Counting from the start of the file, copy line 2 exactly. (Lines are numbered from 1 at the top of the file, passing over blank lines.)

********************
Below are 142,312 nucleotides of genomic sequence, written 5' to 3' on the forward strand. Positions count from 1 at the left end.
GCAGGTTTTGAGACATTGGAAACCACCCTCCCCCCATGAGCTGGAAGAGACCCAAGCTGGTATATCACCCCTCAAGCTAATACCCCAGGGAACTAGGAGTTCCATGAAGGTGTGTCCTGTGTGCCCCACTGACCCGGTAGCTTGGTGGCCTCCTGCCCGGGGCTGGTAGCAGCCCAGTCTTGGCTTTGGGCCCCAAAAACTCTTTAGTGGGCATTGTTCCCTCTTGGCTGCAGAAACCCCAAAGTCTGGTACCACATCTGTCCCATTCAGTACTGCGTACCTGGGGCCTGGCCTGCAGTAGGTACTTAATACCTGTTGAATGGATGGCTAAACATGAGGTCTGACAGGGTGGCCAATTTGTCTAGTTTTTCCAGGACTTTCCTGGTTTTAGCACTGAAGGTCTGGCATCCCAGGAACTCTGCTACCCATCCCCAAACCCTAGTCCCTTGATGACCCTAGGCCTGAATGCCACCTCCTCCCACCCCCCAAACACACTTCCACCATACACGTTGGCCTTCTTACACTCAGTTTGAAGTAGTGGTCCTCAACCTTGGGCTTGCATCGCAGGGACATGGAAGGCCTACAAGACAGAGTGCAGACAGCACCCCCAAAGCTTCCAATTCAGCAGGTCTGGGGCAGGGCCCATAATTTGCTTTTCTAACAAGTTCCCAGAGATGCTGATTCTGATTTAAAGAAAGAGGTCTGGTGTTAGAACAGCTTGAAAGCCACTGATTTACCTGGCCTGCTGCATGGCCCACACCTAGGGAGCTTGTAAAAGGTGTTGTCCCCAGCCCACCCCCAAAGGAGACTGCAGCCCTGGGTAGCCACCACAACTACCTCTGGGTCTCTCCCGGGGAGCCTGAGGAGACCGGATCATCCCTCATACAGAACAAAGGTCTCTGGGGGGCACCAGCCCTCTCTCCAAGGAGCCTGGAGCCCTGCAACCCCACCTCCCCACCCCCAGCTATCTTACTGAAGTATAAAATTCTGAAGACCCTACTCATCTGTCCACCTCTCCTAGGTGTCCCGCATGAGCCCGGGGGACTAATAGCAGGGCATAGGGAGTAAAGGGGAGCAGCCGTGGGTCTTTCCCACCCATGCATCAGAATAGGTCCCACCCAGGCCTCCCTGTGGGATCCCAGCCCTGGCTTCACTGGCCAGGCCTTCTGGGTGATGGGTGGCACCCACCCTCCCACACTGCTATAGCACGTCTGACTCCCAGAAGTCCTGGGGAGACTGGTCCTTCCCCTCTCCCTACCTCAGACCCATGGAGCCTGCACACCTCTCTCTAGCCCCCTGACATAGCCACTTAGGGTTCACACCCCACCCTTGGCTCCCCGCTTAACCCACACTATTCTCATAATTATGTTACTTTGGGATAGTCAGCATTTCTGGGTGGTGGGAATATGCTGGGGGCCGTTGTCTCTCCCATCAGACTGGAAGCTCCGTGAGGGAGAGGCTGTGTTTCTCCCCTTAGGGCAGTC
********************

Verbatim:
GCAGGTTTTGAGACATTGGAAACCACCCTCCCCCCATGAGCTGGAAGAGACCCAAGCTGGTATATCACCCCTCAAGCTAATACCCCAGGGAACTAGGAGTTCCATGAAGGTGTGTCCTGTGTGCCCCACTGACCCGGTAGCTTGGTGGCCTCCTGCCCGGGGCTGGTAGCAGCCCAGTCTTGGCTTTGGGCCCCAAAAACTCTTTAGTGGGCATTGTTCCCTCTTGGCTGCAGAAACCCCAAAGTCTGGTACCACATCTGTCCCATTCAGTACTGCGTACCTGGGGCCTGGCCTGCAGTAGGTACTTAATACCTGTTGAATGGATGGCTAAACATGAGGTCTGACAGGGTGGCCAATTTGTCTAGTTTTTCCAGGACTTTCCTGGTTTTAGCACTGAAGGTCTGGCATCCCAGGAACTCTGCTACCCATCCCCAAACCCTAGTCCCTTGATGACCCTAGGCCTGAATGCCACCTCCTCCCACCCCCCAAACACACTTCCACCATACACGTTGGCCTTCTTACACTCAGTTTGAAGTAGTGGTCCTCAACCTTGGGCTTGCATCGCAGGGACATGGAAGGCCTACAAGACAGAGTGCAGACAGCACCCCCAAAGCTTCCAATTCAGCAGGTCTGGGGCAGGGCCCATAATTTGCTTTTCTAACAAGTTCCCAGAGATGCTGATTCTGATTTAAAGAAAGAGGTCTGGTGTTAGAACAGCTTGAAAGCCACTGATTTACCTGGCCTGCTGCATGGCCCACACCTAGGGAGCTTGTAAAAGGTGTTGTCCCCAGCCCACCCCCAAAGGAGACTGCAGCCCTGGGTAGCCACCACAACTACCTCTGGGTCTCTCCCGGGGAGCCTGAGGAGACCGGATCATCCCTCATACAGAACAAAGGTCTCTGGGGGGCACCAGCCCTCTCTCCAAGGAGCCTGGAGCCCTGCAACCCCACCTCCCCACCCCCAGCTATCTTACTGAAGTATAAAATTCTGAAGACCCTACTCATCTGTCCACCTCTCCTAGGTGTCCCGCATGAGCCCGGGGGACTAATAGCAGGGCATAGGGAGTAAAGGGGAGCAGCCGTGGGTCTTTCCCACCCATGCATCAGAATAGGTCCCACCCAGGCCTCCCTGTGGGATCCCAGCCCTGGCTTCACTGGCCAGGCCTTCTGGGTGATGGGTGGCACCCACCCTCCCACACTGCTATAGCACGTCTGACTCCCAGAAGTCCTGGGGAGACTGGTCCTTCCCCTCTCCCTACCTCAGACCCATGGAGCCTGCACACCTCTCTCTAGCCCCCTGACATAGCCACTTAGGGTTCACACCCCACCCTTGGCTCCCCGCTTAACCCACACTATTCTCATAATTATGTTACTTTGGGATAGTCAGCATTTCTGGGTGGTGGGAATATGCTGGGGGCCGTTGTCTCTCCCATCAGACTGGAAGCTCCGTGAGGGAGAGGCTGTGTTTCTCCCCTTAGGGCAGTC